Tonight sees the launch of Continuum on the UK’s Syfy Channel and much like Lost Girl before it. Continuum is another science fiction show from Canada, which we are getting to see before the Americans.
I was recently given the opportunity to discuss this new series, which is a blend of police procedural and time travel story with series creator Simon Barry, who was kind enough to fill us in on the show.
Continuum stars Rachel Nichols and the pilot, which airs tonight at 10PM includes an impressive cast made up of some popular names from the science fiction genre. Tonight’s show features a guest appearance by William B. Davis aka The Smoking Man from the classic Fox series X – Files.
SFP: How did Continuum come about and what was the inspiration behind the premise of the series?
Simon Barry: It was really a challenge for me for many years to get some of my ideas sold on television networks, but I’ve realized I was probably tying to hard to push ideas into a direction, which were probably a little limited.
I was motivated originally by taking two genres and blending them, which was sort of a Sci-Fi driven show and a police procedural. And I felt that that was strictly from a business point of view was something that was a better attempt.
Being a Sci-Fi fan myself I wanted to build a mythology that would fit into the box that TV needs to be. So a Police story merged with a Sci-Fi mythology felt like a really good opportunity for a Sci-Fi fantasy to get out what I wanted to do, but also because it was built around a police procedural it could be structured in a way that TV Networks were a little more comfortable with.
That was the beginning of it and then I really just got down into building the circumstances and the characters and the rest sort of took care of itself.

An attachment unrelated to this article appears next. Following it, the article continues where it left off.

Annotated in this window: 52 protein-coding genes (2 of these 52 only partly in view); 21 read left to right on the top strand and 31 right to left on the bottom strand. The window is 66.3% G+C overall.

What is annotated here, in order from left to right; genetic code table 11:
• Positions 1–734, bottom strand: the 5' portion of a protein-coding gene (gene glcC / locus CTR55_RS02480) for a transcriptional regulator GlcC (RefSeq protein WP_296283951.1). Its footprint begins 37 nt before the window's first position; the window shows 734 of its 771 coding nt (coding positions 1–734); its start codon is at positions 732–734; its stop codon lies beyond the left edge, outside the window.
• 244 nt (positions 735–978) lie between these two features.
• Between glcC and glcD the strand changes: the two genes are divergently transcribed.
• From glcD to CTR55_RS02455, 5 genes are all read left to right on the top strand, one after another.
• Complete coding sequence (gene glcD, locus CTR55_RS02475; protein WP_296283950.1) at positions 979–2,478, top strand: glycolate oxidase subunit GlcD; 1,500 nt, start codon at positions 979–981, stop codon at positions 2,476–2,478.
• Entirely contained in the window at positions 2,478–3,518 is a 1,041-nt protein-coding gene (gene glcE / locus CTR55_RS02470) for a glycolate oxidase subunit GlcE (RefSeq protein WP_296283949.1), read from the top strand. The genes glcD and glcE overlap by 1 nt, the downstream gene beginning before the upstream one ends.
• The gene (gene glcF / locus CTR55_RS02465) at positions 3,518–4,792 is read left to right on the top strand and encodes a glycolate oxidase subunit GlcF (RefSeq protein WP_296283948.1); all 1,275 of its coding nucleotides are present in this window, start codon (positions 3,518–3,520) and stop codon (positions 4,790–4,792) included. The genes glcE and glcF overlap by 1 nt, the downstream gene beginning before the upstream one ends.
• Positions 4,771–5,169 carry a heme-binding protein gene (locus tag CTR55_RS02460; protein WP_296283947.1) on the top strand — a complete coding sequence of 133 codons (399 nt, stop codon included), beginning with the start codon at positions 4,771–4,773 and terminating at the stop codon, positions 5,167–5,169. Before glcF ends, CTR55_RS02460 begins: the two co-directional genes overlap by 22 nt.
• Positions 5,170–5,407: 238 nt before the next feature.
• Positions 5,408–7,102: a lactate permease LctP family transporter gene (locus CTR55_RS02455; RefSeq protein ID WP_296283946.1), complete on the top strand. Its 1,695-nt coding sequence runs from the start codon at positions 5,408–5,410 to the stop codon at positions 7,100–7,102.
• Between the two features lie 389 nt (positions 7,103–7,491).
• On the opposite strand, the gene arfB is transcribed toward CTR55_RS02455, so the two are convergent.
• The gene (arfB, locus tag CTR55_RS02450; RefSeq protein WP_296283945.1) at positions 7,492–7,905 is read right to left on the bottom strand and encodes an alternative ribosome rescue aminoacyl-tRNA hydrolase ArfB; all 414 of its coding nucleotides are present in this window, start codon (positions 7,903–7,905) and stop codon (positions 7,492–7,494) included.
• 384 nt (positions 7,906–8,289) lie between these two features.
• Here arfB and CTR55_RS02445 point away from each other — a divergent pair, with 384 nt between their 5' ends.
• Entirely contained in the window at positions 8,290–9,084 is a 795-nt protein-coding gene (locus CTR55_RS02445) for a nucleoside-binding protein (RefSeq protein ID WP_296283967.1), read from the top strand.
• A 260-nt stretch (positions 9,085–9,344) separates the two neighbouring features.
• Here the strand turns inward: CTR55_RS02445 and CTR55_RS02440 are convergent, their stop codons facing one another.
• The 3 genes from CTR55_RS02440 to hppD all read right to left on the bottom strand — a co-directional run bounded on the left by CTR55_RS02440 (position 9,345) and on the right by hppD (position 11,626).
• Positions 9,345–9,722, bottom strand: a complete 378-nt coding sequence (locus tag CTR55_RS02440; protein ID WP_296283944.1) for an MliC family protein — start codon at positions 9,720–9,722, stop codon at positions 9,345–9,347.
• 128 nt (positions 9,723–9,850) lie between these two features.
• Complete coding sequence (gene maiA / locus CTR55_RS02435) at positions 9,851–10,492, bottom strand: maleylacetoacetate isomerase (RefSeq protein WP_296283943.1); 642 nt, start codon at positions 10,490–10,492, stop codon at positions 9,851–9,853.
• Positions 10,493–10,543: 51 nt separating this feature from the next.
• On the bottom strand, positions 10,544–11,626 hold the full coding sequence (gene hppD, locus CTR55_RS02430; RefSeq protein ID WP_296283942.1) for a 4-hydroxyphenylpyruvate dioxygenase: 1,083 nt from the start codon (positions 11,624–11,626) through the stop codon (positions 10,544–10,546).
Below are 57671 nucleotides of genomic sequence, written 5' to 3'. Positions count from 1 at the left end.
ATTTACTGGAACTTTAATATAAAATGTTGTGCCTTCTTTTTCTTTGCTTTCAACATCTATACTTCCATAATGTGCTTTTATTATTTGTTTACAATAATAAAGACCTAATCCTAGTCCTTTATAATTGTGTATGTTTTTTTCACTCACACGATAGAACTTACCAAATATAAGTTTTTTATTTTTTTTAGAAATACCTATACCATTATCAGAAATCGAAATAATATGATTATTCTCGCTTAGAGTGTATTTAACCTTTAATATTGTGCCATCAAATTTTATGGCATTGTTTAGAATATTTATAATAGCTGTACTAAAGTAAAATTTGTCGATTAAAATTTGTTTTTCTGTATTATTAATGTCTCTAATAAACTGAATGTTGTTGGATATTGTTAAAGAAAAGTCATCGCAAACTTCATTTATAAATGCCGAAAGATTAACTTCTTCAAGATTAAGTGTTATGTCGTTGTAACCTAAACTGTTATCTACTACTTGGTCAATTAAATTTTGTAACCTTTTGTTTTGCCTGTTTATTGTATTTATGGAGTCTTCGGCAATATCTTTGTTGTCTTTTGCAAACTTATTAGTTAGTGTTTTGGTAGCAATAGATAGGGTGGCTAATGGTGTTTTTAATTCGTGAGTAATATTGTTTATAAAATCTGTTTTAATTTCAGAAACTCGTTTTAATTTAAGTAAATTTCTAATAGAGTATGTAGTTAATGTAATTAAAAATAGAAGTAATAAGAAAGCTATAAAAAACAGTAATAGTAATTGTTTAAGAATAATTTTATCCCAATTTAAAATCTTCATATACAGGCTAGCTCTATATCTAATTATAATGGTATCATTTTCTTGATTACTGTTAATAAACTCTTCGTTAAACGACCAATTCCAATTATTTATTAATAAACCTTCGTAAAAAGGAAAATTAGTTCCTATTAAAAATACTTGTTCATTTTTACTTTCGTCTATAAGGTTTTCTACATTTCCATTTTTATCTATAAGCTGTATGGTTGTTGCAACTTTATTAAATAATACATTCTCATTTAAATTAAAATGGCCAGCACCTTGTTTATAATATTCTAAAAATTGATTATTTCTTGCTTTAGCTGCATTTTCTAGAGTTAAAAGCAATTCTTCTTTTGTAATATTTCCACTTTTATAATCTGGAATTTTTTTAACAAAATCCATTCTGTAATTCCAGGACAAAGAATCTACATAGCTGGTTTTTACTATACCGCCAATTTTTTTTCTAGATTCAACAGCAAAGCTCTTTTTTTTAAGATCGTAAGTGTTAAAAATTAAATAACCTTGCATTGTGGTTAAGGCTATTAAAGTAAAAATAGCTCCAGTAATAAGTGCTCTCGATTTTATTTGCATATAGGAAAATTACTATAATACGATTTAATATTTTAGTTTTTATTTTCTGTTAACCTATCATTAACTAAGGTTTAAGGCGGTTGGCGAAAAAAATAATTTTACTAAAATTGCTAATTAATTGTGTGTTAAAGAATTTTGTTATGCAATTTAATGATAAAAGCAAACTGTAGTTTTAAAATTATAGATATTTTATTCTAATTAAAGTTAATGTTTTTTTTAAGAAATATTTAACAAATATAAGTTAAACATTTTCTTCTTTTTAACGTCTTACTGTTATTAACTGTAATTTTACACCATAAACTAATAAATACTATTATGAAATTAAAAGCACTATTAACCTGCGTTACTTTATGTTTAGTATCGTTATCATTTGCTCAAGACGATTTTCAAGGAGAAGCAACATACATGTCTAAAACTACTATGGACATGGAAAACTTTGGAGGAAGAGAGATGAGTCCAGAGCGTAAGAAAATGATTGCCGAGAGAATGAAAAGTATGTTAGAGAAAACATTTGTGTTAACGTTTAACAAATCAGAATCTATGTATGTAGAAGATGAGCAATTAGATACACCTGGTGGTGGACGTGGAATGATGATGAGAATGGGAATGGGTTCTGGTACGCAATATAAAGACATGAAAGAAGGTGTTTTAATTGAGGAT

SFP: When I first heard of the series It was sold to me as Time Trax Meets Time Cop. Would you say that is a good way to describe the series?
Simon Barry: Well I haven’t seen Time Trax. I was never really exposed to that show growing up. So I’m not super familiar with it, but Timecop certainly I remember that movie vividly. When I was a camera man I worked on it. So I’m quite familiar with that movie, but the idea of a time traveling police officer is very obvious I think.
I wanted to do things a little bit different to what Timecop had done because in a lot of these time travel scenarios the heroes are actually willing participants in the time travel insofar as they have a goal and a mission.
In this case none or our main characters are operating under the idea that they are controlling or desiring this. Kiera in particular. Our hero the cop is really just an unwitting victim of this circumstance. So she has to really treat this situation much more like someone who’d been stranded on a desert island rather than someone with a mission that has been handed down where they know they are traveling through time and know that they have these things to do. Which I believe in Timecop was really what was driving the idea forward.
So on the one hand I guess you could say that there are comparisons, but from a story telling point of view this is very different in the sense that our main characters are not really prepared for this adventure and it’s all a bit of a surprise to them.